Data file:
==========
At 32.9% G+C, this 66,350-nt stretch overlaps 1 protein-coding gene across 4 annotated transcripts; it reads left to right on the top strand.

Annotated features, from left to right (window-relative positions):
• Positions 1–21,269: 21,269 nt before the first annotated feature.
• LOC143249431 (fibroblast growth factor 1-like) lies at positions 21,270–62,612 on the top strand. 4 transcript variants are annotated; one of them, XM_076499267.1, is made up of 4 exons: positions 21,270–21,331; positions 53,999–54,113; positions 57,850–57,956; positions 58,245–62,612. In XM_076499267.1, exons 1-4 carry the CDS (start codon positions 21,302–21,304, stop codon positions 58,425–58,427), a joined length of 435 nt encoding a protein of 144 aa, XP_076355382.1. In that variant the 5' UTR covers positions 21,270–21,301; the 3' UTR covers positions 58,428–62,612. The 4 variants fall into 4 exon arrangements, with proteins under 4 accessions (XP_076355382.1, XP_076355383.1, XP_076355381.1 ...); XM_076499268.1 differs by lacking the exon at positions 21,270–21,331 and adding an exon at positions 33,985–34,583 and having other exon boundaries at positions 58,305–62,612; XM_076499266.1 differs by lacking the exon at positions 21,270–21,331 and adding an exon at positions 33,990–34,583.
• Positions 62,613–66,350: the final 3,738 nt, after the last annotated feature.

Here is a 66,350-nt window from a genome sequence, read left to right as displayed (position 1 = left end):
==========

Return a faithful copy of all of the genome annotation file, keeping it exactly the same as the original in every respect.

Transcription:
At 32.9% G+C, this 66,350-nt stretch overlaps 1 protein-coding gene across 4 annotated transcripts; it reads left to right on the top strand.

Annotated features, from left to right (window-relative positions):
• Positions 1–21,269: 21,269 nt before the first annotated feature.
• LOC143249431 (fibroblast growth factor 1-like) lies at positions 21,270–62,612 on the top strand. 4 transcript variants are annotated; one of them, XM_076499267.1, is made up of 4 exons: positions 21,270–21,331; positions 53,999–54,113; positions 57,850–57,956; positions 58,245–62,612. In XM_076499267.1, exons 1-4 carry the CDS (start codon positions 21,302–21,304, stop codon positions 58,425–58,427), a joined length of 435 nt encoding a protein of 144 aa, XP_076355382.1. In that variant the 5' UTR covers positions 21,270–21,301; the 3' UTR covers positions 58,428–62,612. The 4 variants fall into 4 exon arrangements, with proteins under 4 accessions (XP_076355382.1, XP_076355383.1, XP_076355381.1 ...); XM_076499268.1 differs by lacking the exon at positions 21,270–21,331 and adding an exon at positions 33,985–34,583 and having other exon boundaries at positions 58,305–62,612; XM_076499266.1 differs by lacking the exon at positions 21,270–21,331 and adding an exon at positions 33,990–34,583.
• Positions 62,613–66,350: the final 3,738 nt, after the last annotated feature.

Here is a 66,350-nt window from a genome sequence, read left to right as displayed (position 1 = left end):